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Living in the era of President Donald Trump as a Midwesterner at Harvard.

Last year, I drafted a unpublished column about how to deal with Trump supporters in your life. It was pithy and deflective, written weeks before election night. I mostly wrote about handling friends’ and family members’ pro-Trump posts on Facebook, which often tended to be offensive or factually incorrect. I grappled with whether or not it was worth it to respond to these Facebook posts, to argue with our grandmothers about politics. My advice was to ignore it—it wasn’t worth it to engage in heated political battles with our friends and loved ones. Instead, we should wait for this period of political insanity to subside, and engage in other forms of activism to expedite the process.

A year later, political bedlam is the norm, and it hasn’t become any easier to deal with family and friends who support President Donald Trump or other contemptible politicians like Roy Moore. Since the inauguration, Trump has provided an overwhelming amount of evidence showing that he’s incompetent and dangerous, and yet many still stick by him. It seems impossible to convince them of Trump’s incompetence.

This problem is especially difficult for those of us who have grown up and lived with his supporters. They are my family members, former classmates, and childhood friends. These are the people I grew up with and around, who I’ve known to be generous, kind, and seemingly rational my entire life, and who now have become almost impossible to view in the same light. It isn’t a case of letting politics come between relationships, but one of genuinely questioning their morals and values. Whether motivated by political tribalism or something else, supporting characters like Trump, who govern recklessly and speak through insults, is beyond political disagreement.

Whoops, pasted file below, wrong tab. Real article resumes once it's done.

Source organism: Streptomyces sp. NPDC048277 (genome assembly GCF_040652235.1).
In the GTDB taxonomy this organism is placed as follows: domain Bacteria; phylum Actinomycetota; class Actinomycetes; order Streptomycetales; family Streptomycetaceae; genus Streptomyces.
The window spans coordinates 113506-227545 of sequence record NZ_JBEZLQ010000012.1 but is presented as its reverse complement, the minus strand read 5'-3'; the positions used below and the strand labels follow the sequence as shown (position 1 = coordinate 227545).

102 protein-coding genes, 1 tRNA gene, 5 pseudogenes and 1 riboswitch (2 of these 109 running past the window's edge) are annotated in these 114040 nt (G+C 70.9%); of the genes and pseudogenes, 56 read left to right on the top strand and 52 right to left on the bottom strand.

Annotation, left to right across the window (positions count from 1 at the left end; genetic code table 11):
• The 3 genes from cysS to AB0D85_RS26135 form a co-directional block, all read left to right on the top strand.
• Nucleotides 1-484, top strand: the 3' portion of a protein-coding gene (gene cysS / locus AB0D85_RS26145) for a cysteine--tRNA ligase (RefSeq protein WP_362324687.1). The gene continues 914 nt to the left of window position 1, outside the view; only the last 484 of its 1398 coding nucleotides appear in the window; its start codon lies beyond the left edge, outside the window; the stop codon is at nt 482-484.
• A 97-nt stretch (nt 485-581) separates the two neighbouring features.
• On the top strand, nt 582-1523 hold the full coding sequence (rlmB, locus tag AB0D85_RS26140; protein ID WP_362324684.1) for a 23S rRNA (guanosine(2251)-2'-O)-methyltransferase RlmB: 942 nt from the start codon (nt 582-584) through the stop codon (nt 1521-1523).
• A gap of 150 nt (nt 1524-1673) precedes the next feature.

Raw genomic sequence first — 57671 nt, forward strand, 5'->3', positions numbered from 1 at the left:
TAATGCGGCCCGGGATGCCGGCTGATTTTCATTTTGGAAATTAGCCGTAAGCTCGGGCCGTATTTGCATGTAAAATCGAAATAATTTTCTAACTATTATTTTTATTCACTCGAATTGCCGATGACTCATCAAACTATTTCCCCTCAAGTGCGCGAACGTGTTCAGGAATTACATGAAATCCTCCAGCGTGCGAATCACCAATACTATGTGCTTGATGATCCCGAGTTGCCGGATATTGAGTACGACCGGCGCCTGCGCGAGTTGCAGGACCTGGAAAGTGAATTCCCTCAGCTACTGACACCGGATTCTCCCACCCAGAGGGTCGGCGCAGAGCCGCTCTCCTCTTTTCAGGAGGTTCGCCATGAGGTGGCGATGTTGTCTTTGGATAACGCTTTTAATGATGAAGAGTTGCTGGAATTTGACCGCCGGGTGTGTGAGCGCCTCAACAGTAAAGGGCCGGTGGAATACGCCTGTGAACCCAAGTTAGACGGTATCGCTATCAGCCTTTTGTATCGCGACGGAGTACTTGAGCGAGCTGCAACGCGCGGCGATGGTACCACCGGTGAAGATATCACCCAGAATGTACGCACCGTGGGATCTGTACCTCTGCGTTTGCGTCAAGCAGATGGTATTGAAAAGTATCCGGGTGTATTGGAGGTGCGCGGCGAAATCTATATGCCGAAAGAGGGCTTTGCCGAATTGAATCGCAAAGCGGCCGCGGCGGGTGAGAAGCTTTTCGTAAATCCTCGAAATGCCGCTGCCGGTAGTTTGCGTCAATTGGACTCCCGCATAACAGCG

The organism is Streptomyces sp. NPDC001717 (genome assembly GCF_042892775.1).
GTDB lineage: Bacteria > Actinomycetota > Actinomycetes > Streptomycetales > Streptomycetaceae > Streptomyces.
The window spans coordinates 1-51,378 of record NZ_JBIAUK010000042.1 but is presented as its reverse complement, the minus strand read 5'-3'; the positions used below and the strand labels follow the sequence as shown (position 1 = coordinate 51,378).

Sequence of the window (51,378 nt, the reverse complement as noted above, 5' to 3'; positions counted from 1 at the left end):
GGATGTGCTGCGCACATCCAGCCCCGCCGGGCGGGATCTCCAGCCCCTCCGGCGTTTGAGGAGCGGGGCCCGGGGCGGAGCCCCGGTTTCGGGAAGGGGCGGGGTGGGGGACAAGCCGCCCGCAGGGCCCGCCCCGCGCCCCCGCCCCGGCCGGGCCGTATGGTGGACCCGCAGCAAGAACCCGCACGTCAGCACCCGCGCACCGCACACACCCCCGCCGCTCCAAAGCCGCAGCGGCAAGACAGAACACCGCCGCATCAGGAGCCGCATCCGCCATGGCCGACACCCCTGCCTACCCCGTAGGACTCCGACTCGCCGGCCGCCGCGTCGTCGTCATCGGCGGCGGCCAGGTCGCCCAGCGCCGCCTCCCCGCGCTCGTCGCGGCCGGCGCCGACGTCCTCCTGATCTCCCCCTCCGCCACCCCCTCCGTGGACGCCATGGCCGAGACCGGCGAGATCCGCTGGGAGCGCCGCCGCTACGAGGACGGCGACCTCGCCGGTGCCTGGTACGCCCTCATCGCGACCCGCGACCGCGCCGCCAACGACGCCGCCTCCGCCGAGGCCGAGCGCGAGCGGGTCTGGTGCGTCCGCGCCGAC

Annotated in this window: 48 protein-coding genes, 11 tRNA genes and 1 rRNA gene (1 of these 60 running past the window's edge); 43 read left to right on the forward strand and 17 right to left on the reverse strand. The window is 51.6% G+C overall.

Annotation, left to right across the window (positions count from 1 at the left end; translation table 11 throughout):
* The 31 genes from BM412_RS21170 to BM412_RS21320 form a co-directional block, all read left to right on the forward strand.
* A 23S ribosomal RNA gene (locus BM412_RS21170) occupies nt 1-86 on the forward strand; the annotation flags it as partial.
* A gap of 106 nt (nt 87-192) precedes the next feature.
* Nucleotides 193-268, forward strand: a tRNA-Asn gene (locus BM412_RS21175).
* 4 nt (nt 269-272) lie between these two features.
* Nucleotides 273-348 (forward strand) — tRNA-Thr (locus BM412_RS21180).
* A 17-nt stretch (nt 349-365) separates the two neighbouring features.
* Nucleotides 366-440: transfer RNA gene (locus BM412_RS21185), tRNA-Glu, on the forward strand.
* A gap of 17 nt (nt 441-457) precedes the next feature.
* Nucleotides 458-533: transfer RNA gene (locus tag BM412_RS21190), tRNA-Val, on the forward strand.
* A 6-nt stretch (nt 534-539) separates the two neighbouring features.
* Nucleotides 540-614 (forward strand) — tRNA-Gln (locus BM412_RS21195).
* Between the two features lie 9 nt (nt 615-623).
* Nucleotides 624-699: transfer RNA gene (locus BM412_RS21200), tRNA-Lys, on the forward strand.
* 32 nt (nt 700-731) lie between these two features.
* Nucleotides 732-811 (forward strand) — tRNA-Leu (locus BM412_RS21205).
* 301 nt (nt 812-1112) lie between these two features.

It becomes even harder to know how to reach those at home in Nebraska when my college environment is so different. I still grapple with feeling responsible for defending Nebraskans and Midwesterners to my peers at Harvard, where a plurality of students come from the Northeast. How could I, now an outsider in both places I call home, consider myself qualified to comment on the political state of either? Now in my second year at the College, I am increasingly removed from the lives of those whom I spent 17 years with. I prescribe solutions and assign motives to the best of my ability, considering almost two decades of experience in the environment, but at the end of the day, sitting in a library in Massachusetts may not warrant these opinions anymore. Maybe I am too far removed.

But ignoring Trump and his supporters would also mean ignoring the mistake that I and many other Democrats made before the 2016 election. Failing to address this large demographic of people who support Trump led to the disaster of the political sphere we live in today. Some of them will back Trump no matter what—around one in four Americans fail to “think of anything that Trump could do, or fail to do, in his term as president” that would result in him losing their support. Whether they are our family members or friends, I don’t wish to engage in a political tug-of-war with those who would defend Trump calling Elizabeth Warren “Pocahontas,” especially while he was supposed to be honoring two Native American code talkers at the White House.


However, there are practical measures we can take to deter those more in the middle of the political spectrum from supporting Trump. These are the people who voted for him because they didn’t feel adequately represented by anyone else, and because they didn’t feel strongly enough that he was a bad choice. Some of these voters will likely not vote the same way in 2020 if Trump runs for reelection—his approval rating has dropped enormously, even among those who supported him in 2016. Still, the country, as well as the Democratic Party, must honestly discuss the failures that allowed this political environment to exist. More civic education in schools and communities is necessary, and people must recognize that reaching out to those with different views is the first step in fostering a political environment that is less antagonistic and more conducive to real, positive change.

Kelsey R. Thomas ’20, a Crimson Editorial editor, is an English concentrator in Eliot House. Her column appears on alternate Wednesdays.